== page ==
• Set texts: Inca Garcilaso, Comentarios reales (Books VI-IX)

American Parnassus

Revisiting the Lettered City

  • Set texts: Balbuena, Grandeza mexicana

Atlantic Returns

  • Set texts: Clarinda, Discurso en loor de la poesía + Amarilis, Epístola

 

SECTION B. The Baroque and the Atlantic World

The Baroque Mind

The Art of Illusion

  • Set texts: Quevedo, La cuna y la sepultura

The Art of Wit

  • Set texts: Quevedo, El Buscón

Hybrid Drama

The Comic tragicomedia

  • Set texts: Lope de Vega, Arte nuevo de hacer comedias + Tirso de Molina, Don Gil de las calzas verdes

The Tragic tragicomedia 

  • Set texts: Calderón, La vida es sueño + Lope de Vega, El castigo sin venganza

Góngora and the Atlantic World

The Forge of the Soledades

  • Set texts: Fray Luis de León, "Vida retirada" and “De la avaricia” + Luis de Góngora, Soledad I

Sor Juana's Dreams

  • Set texts: Sor Juana, Sueño and El divino Narciso (+loa)

The Baroque Turn and the Visual Arts

Velázquez's Mythologies

  • Set texts: paintings by Velázquez

Valdés Leal's Hieroglyphs

  • Set texts: paintings by Valdés Leal + Mañara, Discurso de la verdad

 

SECTION C. Don Quijote and the Craft of Fiction

  1. Cervantes, Don Quijote and the Novel
  2. Don Quijote and the Chivalric Romance: Parody and Laughter
  3. Lost in La Mancha: Narrative Strategies in Don Quijote
  4. Don Quijote and Sancho: Cervantes and the Worlds of Fiction

 

Preparatory reading: 

 

  • J.H. Elliott, Imperial Spain 1469-1716 (London: Penguin, 2002).
  • M. Restall and K. Lane, Latin America in Colonial Times (Cambridge: CUP, 2011).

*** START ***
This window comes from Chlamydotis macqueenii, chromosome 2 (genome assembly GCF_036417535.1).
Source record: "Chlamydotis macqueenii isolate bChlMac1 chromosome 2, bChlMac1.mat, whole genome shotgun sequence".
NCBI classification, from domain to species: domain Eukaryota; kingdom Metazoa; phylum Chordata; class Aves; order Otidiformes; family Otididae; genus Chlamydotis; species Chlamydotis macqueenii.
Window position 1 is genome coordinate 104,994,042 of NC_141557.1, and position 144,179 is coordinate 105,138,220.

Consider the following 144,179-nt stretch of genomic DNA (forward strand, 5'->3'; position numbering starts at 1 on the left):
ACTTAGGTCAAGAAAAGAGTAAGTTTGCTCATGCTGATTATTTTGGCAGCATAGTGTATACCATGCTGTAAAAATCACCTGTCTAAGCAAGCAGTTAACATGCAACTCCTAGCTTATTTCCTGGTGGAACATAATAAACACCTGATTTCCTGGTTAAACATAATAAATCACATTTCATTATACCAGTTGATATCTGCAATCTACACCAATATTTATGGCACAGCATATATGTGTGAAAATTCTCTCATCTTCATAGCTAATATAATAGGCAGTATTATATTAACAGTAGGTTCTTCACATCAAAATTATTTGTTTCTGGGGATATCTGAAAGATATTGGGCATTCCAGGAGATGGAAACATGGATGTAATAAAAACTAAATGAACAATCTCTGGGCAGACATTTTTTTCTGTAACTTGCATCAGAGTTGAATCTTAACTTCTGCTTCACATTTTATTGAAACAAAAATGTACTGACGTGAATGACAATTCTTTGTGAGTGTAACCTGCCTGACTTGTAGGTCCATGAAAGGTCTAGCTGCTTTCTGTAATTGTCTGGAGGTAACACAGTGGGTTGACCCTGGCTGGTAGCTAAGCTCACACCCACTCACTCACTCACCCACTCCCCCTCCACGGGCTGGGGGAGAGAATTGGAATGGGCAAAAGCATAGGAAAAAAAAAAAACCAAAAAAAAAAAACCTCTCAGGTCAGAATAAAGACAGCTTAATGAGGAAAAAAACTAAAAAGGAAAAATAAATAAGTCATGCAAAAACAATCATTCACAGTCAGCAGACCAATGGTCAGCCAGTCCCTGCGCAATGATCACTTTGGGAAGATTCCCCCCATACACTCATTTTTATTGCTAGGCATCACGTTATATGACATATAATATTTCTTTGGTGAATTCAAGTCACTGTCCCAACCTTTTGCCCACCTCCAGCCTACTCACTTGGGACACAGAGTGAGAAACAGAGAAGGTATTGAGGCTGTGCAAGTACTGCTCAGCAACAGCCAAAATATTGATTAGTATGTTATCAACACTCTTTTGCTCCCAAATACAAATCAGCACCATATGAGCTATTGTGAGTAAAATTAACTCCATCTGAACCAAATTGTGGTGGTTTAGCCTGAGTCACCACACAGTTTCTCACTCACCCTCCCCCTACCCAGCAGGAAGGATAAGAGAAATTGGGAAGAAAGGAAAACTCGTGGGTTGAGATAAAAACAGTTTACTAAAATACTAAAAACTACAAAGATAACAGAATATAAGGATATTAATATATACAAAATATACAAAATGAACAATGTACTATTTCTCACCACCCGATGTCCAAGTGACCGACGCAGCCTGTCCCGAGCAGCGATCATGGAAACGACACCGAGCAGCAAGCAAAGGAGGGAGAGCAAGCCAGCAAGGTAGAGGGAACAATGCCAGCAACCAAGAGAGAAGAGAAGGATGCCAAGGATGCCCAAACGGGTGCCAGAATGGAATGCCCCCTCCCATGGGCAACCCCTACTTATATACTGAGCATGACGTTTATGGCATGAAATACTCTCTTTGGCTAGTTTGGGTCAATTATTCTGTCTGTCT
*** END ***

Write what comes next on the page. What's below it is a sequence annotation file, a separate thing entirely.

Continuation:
• R. Adorno, Colonial Latin American Literature: A Very Short Introduction (Oxford: OUP: 2011).
  • J. Robbins, The Challenges of Uncertainty: An Introduction to Seventeenth-Century Spanish Literature (London: Duckworth, 1998)

A full reading list can be found here.

 

Teaching and learning: 

There will be 20 hours of lectures.

Section A: 8 lectures

Section B: 8 lectures

Section C: 4 lectures

Students will have a minimum of 6 and a maximum of 8 supervisions over Michaelmas and Lent, and 2 supervisions in Easter. 

Sections A and B will also be taught through a seminar-supervision that will take place in Michaelmas. There will be a seminar in the Rare Book room of the UL, working with printed and manuscript early modern material, and a visit to the Fitzwilliam Museum, where students will have the opportunity to engage with paintings of the Renaissance and the Baroque periods.

Please see Sp.7's Moodle page.

Assessment: 

Assessment will be by optional dissertation or end-of-year examination. Students working on an optional dissertation will be expected to take part to the lectures and seminars.

Students must answer a question from Section A, Section B and Section C in the examination. In Section A students will be able to draw upon any of the set texts taught in that section. Likewise, in Section B students will be able to draw upon any of the set texts taught in that section.

 

Course Contacts: 
Prof Rodrigo Cacho
Dr Stephanie Rohner